• A green V is very common for vegetarian food. I'd suggest a cow with a cross over it for non-dairy. Not sure about vegan - how does one symbolise incredibly boring food? ;) Commented Oct 25, 2012 at 11:43
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    @ElendilTheTall : no cow could be 'not beef' (which might make it more suitable for Hindus or those avoiding red meat (as in the U.S. people forget there are other meats)), so has some ambiguity to it. And the milk-carton used by Google is less useful when it may not be the common packaging for milk for all areas. (I know around here, it's typically plastic jugs)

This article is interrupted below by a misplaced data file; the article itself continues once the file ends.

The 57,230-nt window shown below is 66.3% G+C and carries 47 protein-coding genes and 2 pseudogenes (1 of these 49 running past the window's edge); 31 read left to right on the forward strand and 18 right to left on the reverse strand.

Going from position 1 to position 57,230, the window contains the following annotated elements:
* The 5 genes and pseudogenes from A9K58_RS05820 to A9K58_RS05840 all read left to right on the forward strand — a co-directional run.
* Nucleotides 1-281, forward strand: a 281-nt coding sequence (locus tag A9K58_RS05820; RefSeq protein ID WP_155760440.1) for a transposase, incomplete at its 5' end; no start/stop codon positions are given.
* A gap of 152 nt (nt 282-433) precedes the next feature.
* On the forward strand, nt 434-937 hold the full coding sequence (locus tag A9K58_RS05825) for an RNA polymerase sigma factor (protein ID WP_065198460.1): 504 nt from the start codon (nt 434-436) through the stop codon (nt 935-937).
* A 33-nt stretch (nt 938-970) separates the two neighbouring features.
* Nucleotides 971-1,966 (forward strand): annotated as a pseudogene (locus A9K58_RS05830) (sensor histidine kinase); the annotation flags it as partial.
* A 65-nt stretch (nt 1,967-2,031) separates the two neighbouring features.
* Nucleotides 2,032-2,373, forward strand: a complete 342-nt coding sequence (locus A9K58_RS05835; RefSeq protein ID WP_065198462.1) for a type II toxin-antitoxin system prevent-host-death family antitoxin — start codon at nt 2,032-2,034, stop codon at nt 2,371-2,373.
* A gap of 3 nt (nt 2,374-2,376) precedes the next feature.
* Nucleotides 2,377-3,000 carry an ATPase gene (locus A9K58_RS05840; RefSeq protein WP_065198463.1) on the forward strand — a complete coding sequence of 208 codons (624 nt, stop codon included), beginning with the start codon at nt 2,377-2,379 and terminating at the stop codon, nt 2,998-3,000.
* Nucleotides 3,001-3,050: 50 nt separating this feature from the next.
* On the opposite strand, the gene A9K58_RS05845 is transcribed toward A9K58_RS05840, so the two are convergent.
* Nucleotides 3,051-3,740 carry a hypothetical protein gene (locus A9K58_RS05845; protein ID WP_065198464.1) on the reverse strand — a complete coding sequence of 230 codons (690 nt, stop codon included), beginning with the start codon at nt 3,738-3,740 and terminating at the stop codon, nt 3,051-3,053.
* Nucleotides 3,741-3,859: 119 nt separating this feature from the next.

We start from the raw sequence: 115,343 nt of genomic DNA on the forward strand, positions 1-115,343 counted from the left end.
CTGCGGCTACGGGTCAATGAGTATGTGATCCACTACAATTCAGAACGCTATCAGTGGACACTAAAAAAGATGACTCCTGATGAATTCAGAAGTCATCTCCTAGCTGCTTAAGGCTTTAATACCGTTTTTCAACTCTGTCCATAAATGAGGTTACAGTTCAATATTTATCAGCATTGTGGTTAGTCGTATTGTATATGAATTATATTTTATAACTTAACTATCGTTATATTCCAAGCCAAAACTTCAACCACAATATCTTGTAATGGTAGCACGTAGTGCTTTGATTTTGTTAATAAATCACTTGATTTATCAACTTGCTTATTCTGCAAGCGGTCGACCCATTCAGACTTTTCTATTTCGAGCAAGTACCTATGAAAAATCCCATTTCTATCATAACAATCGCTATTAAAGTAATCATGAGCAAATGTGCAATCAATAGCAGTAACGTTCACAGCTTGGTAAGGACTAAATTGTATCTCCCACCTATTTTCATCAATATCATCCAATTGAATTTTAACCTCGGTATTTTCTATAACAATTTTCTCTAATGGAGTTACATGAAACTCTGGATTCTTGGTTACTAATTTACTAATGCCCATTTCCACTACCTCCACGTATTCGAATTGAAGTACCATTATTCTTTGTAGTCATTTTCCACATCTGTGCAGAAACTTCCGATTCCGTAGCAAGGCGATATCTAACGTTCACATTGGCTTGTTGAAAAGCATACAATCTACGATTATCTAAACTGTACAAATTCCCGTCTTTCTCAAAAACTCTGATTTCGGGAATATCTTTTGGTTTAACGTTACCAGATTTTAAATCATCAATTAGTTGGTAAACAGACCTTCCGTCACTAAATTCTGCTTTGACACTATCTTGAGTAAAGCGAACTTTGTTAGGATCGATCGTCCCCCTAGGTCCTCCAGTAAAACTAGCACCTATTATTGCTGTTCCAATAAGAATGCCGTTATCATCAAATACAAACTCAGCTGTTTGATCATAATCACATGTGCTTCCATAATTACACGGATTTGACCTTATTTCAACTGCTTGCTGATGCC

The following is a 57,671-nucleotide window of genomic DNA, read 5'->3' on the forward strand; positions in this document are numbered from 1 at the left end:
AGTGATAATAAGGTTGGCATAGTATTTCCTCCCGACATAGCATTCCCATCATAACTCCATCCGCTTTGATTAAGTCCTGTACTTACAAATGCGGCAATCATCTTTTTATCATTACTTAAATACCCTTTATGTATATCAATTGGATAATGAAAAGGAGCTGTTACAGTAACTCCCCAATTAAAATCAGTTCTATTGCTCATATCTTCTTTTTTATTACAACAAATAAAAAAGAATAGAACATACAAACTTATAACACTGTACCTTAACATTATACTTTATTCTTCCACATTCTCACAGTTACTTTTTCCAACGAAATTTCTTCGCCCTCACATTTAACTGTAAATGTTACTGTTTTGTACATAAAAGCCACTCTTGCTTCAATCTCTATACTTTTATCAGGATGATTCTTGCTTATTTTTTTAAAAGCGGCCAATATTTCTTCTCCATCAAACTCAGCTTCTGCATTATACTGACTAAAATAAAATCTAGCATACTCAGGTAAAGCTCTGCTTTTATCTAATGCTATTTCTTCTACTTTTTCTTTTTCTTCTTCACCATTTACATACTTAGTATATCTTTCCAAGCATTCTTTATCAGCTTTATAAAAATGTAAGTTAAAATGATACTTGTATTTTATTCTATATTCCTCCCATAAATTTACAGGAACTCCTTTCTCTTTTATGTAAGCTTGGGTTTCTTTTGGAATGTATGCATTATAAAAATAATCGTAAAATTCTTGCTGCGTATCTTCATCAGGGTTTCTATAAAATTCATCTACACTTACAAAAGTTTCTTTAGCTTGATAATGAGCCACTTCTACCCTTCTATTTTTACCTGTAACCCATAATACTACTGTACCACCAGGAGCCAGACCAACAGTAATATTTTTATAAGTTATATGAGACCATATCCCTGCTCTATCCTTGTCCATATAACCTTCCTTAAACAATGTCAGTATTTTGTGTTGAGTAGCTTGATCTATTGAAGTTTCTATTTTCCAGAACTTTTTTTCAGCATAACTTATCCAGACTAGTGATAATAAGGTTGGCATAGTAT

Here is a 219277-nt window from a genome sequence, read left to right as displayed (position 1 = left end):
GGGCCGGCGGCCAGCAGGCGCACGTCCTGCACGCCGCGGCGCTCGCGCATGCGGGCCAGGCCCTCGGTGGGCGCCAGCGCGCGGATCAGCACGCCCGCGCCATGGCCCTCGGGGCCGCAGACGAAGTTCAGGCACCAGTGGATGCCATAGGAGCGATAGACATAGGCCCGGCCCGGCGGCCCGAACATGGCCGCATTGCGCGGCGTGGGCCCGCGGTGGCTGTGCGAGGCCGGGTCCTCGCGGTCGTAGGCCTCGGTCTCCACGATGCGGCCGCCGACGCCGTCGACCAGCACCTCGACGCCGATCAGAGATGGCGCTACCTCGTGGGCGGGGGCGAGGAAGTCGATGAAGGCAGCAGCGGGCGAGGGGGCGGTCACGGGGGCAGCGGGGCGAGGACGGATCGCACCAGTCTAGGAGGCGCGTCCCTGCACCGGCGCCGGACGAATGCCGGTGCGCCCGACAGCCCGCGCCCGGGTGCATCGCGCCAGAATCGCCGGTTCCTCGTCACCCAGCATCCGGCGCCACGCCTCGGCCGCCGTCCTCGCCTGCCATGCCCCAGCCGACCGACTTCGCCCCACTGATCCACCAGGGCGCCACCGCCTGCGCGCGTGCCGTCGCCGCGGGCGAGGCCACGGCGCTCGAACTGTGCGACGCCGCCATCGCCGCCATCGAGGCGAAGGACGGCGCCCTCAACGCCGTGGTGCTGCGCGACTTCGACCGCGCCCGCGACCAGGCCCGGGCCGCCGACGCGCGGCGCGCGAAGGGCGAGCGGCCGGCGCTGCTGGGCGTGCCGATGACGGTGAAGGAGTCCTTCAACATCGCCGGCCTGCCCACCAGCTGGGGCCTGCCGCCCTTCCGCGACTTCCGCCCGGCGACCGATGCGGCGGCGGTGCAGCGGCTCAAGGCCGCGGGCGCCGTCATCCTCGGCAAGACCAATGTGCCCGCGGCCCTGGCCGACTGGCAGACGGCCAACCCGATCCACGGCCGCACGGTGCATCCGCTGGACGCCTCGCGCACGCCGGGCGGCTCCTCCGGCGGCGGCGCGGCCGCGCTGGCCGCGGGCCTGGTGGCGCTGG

– Joe
    Commented Oct 25, 2012 at 12:18

4 Answers 4


The only true specifications for allergies that I know of are medical ICD-9 diagnosis codes used for medical bracelets and billing at hospitals. However, these codes are not easy to understand, and therefore many people who have food sensitivities or allergies may not actually be aware of them. I would use a listing of common allergens and "-free" after them. (Ex: "gluten free"/GF, "dairy-free"/DF, "peanut-free"/PF, "nut free"/NF, "egg free"/EF, etc). As someone with severe food allergies, I would be able to comprehend this or any obvious images or icons. As long as you make it explicitly clear, you should be okay.

You can find the ICD-9 & 10 codes here:

Specific ICD-10 Codes for Allergies

Specific ICD-9 Codes for Allergies